The growing use of fentanyl challenges current methadone induction protocols

A growing number of physician assistants and nurse practitioners (NPs) are working in the field of addiction medicine, including opioid treatment programs (OTPs) where they are increasingly able to practice in a more autonomous. A comment recently published in the Drug Treatment Journal highlights the challenges OTP practitioners face in reaching therapeutic doses of methadone for patients who use fentanyl instead of heroin.1 The reviewers noted that with “the increased potency of fentanyl relative to other opioids, many articles have described the need for higher doses of methadone to achieve the therapeutic goal of reducing and suppressing drug withdrawal. opioids and the subsequent illicit use of fentanyl”.

The commentators make several key observations and related recommendations. One of the key findings is that fentanyl-using patients who enter OTPs may view the increased time it takes to get an effective dose of methadone as evidence that methadone treatment will not work for them, and that this can be another barrier to treatment.

Running guidelines for methadone treatment by the Substance Abuse and Mental Health Services Administration (SAMHSA) recommend a maximum starting dose of 30 mg per federal OTP regulationsthat were established before synthetic opioids became the first cause of opioid-related death in the United States. The guidelines state that the dose can be increased by 5 mg to 10 mg every 3 to 5 days. This dosing regimen may be ineffective for patients using fentanyl given their higher tolerance; it may take up to a month or more to reach an effective dose of methadone in these patients.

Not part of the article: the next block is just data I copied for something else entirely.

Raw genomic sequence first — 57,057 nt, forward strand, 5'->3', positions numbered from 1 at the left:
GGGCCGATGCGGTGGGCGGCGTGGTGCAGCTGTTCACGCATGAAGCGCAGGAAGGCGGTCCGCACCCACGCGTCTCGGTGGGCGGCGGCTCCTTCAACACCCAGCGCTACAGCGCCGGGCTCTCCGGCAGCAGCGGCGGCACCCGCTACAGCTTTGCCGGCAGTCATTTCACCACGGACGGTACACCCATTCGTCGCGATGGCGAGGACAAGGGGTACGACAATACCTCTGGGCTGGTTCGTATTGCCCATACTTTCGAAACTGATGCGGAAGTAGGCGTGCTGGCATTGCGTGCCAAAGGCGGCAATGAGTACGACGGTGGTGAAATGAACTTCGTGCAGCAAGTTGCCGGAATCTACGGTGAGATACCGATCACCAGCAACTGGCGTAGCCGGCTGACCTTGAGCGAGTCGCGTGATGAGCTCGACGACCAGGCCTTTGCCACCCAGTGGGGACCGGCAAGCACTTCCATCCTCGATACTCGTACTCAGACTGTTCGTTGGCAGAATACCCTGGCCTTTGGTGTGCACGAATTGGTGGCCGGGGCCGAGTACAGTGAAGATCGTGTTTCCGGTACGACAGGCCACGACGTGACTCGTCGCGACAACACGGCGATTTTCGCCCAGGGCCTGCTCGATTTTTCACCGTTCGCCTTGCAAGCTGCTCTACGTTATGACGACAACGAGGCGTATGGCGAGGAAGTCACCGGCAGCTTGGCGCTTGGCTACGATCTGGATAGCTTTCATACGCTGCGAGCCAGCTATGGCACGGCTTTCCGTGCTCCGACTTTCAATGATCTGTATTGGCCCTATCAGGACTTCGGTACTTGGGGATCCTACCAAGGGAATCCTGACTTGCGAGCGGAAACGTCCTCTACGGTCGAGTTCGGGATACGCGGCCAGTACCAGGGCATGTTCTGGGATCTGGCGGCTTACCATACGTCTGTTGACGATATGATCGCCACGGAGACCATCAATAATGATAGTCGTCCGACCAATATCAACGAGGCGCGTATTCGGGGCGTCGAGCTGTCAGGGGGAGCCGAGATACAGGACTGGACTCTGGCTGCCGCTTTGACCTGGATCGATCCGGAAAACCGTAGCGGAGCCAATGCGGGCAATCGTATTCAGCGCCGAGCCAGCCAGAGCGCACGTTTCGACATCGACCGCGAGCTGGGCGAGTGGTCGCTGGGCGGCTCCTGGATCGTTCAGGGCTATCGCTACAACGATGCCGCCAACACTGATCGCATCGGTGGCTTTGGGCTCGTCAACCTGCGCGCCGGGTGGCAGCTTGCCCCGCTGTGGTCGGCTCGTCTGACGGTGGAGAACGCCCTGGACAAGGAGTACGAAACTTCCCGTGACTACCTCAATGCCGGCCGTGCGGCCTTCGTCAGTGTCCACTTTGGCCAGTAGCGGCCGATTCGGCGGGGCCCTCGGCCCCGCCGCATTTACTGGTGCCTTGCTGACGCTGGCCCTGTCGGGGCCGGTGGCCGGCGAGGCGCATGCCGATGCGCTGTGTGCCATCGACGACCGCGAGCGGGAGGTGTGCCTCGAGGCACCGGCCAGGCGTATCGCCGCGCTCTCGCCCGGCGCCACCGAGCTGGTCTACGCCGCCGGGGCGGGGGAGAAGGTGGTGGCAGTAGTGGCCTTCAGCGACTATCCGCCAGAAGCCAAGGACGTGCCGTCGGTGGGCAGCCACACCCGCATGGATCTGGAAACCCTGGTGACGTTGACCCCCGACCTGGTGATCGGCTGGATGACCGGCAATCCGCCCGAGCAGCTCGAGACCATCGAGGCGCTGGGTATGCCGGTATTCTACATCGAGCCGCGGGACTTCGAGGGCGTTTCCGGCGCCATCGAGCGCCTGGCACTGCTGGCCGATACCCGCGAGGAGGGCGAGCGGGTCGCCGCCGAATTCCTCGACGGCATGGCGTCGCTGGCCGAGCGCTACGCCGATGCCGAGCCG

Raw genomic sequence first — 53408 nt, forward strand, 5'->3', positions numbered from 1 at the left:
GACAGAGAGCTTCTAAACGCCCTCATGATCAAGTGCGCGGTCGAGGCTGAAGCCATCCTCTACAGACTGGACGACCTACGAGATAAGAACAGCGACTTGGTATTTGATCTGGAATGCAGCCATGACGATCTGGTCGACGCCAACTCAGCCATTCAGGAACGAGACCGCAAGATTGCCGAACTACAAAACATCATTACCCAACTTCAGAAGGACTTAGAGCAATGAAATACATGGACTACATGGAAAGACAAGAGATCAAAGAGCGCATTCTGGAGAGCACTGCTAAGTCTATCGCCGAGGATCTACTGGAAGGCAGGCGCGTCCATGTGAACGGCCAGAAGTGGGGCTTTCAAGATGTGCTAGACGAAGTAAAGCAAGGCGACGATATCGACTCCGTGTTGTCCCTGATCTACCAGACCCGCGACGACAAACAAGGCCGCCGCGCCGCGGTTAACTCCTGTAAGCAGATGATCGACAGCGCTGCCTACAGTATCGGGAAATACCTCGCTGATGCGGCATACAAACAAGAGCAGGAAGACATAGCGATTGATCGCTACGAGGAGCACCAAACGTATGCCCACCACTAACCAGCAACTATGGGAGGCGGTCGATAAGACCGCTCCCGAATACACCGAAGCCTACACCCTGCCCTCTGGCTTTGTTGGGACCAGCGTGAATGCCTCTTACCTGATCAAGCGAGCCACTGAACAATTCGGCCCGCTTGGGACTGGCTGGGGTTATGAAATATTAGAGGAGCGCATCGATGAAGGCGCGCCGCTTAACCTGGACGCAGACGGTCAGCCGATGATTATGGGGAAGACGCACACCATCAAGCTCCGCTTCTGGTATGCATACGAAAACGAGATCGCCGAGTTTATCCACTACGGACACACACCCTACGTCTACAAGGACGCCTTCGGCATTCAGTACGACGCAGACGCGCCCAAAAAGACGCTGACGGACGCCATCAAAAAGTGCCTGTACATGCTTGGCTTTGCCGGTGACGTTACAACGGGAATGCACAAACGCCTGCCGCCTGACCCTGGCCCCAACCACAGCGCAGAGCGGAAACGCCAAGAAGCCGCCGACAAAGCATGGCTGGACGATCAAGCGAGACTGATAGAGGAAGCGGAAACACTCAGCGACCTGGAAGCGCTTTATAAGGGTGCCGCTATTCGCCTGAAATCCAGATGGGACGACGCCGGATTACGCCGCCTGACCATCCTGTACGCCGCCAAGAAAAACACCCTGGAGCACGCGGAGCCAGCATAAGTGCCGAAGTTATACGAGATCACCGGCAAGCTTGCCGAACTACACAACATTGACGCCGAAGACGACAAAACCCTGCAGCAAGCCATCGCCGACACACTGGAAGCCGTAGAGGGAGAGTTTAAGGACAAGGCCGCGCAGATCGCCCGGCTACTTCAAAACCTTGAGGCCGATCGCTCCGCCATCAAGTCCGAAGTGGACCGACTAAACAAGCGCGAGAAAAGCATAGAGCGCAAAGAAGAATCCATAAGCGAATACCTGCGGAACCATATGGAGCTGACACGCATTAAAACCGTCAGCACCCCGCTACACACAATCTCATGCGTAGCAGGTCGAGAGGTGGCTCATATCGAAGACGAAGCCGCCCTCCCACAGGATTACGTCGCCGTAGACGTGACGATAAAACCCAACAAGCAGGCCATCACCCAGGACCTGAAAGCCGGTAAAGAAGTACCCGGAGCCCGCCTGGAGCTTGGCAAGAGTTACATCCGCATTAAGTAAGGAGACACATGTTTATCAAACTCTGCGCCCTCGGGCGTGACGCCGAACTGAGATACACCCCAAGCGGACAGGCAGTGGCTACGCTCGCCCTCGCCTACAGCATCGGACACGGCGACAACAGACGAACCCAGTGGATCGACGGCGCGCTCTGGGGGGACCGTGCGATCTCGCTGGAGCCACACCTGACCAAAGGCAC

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The commentators offer several points to consider when adapting induction protocols to meet the therapeutic needs of patients using fentanyl and noted that change can be achieved without lengthy regulatory reform. The authors offer evidence from several US studies in which a plus fast the methadone induction regimen allowed faster reaching of therapeutic doses without increasing the risk of overdose, which is the highest risk during the first few weeks of methadone induction in OTP settings.

This evidence indicates that PTA providers attempt to address these concerns with a variety of induction variations, suggesting that more patient-focused research using fentanyl is needed.

This comment is valuable in attempting to stimulate new, innovative efforts to adapt the OTP model of methadone to meet the challenges posed by the increased potency of fentanyl. Commitment to early induction can be difficult for any patient with an opioid use disorder who is seeking treatment. Even before the rise in fentanyl use, many patients with opioid use disorder struggled with the induction period when initiated at doses that did little to the beginning to suppress withdrawal symptoms, which are common. This problem is even greater now with the increase in the use of fentanyl, and this commentary demonstrates the need for OTPs to offer a model for how OTPs and OTP regulators can design induction protocols more effective that are both safe and effective.


Buresh M, Nahvi S, Steiger S, Weinstein ZM. Adapting methadone inductions to the age of fentanyl. J Subst Abuse Treat. 2022;141:108832. doi:10.1016/j.jsat.2022.108832

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